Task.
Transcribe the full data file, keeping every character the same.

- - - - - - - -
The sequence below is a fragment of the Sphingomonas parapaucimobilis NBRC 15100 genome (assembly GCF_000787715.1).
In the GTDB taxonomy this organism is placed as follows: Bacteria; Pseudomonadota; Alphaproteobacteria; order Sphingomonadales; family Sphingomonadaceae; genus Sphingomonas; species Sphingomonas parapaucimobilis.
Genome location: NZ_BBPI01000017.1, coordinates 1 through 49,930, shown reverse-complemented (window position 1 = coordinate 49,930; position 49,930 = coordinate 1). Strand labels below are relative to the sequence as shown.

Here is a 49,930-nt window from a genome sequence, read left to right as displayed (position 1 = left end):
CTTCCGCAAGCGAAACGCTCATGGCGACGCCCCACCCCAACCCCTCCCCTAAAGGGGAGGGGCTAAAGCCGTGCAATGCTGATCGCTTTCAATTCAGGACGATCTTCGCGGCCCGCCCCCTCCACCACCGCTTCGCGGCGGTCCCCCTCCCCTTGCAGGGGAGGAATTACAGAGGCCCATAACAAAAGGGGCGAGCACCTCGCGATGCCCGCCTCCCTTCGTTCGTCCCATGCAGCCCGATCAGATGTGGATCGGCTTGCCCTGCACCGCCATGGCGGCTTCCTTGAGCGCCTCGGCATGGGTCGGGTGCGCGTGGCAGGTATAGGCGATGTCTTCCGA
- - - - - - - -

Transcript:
The sequence below is a fragment of the Sphingomonas parapaucimobilis NBRC 15100 genome (assembly GCF_000787715.1).
In the GTDB taxonomy this organism is placed as follows: Bacteria; Pseudomonadota; Alphaproteobacteria; order Sphingomonadales; family Sphingomonadaceae; genus Sphingomonas; species Sphingomonas parapaucimobilis.
Genome location: NZ_BBPI01000017.1, coordinates 1 through 49,930, shown reverse-complemented (window position 1 = coordinate 49,930; position 49,930 = coordinate 1). Strand labels below are relative to the sequence as shown.

Here is a 49,930-nt window from a genome sequence, read left to right as displayed (position 1 = left end):
CTTCCGCAAGCGAAACGCTCATGGCGACGCCCCACCCCAACCCCTCCCCTAAAGGGGAGGGGCTAAAGCCGTGCAATGCTGATCGCTTTCAATTCAGGACGATCTTCGCGGCCCGCCCCCTCCACCACCGCTTCGCGGCGGTCCCCCTCCCCTTGCAGGGGAGGAATTACAGAGGCCCATAACAAAAGGGGCGAGCACCTCGCGATGCCCGCCTCCCTTCGTTCGTCCCATGCAGCCCGATCAGATGTGGATCGGCTTGCCCTGCACCGCCATGGCGGCTTCCTTGAGCGCCTCGGCATGGGTCGGGTGCGCGTGGCAGGTATAGGCGATGTCTTCCGA